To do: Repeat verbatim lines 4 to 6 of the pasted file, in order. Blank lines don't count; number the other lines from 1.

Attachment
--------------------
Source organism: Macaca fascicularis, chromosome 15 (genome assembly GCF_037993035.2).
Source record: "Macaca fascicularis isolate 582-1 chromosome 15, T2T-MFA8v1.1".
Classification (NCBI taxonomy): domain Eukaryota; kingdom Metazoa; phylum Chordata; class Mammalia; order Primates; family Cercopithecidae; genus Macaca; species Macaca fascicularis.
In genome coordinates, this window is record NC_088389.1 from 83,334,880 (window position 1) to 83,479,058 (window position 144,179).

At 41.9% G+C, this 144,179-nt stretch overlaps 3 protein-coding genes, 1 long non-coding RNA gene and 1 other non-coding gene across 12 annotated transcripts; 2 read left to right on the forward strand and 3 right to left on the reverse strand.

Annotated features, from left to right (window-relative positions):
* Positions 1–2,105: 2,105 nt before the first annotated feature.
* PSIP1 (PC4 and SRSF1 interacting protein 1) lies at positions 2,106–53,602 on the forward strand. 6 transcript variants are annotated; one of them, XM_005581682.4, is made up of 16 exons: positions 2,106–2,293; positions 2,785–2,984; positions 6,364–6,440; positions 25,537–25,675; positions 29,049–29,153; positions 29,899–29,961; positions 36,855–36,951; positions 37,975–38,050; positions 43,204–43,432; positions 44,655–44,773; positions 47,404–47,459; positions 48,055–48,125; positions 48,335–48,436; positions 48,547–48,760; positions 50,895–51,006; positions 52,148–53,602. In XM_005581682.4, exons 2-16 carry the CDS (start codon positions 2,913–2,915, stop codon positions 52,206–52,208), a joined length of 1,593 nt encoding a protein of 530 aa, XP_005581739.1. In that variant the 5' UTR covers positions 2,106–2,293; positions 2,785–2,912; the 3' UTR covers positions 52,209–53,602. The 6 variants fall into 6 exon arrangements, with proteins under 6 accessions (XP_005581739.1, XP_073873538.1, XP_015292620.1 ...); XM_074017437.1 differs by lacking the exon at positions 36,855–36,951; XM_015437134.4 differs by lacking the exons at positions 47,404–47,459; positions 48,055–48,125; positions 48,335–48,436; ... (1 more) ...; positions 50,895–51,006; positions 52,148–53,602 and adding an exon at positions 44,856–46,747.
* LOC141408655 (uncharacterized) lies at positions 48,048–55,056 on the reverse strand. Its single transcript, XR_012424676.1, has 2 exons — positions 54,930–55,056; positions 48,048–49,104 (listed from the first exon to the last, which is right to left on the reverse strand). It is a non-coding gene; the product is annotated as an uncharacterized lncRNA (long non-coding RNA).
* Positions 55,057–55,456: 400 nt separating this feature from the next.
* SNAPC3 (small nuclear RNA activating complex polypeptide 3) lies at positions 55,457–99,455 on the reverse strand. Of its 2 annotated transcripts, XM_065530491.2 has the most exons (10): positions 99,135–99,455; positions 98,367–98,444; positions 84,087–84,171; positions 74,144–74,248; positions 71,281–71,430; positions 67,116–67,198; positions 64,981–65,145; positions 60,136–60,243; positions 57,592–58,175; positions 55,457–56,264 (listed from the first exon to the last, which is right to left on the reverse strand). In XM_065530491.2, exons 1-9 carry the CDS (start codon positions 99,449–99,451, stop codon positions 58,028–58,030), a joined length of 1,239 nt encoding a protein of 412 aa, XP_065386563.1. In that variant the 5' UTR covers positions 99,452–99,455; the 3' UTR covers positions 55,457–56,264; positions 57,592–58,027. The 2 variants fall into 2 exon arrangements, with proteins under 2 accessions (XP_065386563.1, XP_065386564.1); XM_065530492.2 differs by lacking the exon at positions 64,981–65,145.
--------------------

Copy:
In genome coordinates, this window is record NC_088389.1 from 83,334,880 (window position 1) to 83,479,058 (window position 144,179).

At 41.9% G+C, this 144,179-nt stretch overlaps 3 protein-coding genes, 1 long non-coding RNA gene and 1 other non-coding gene across 12 annotated transcripts; 2 read left to right on the forward strand and 3 right to left on the reverse strand.

Annotated features, from left to right (window-relative positions):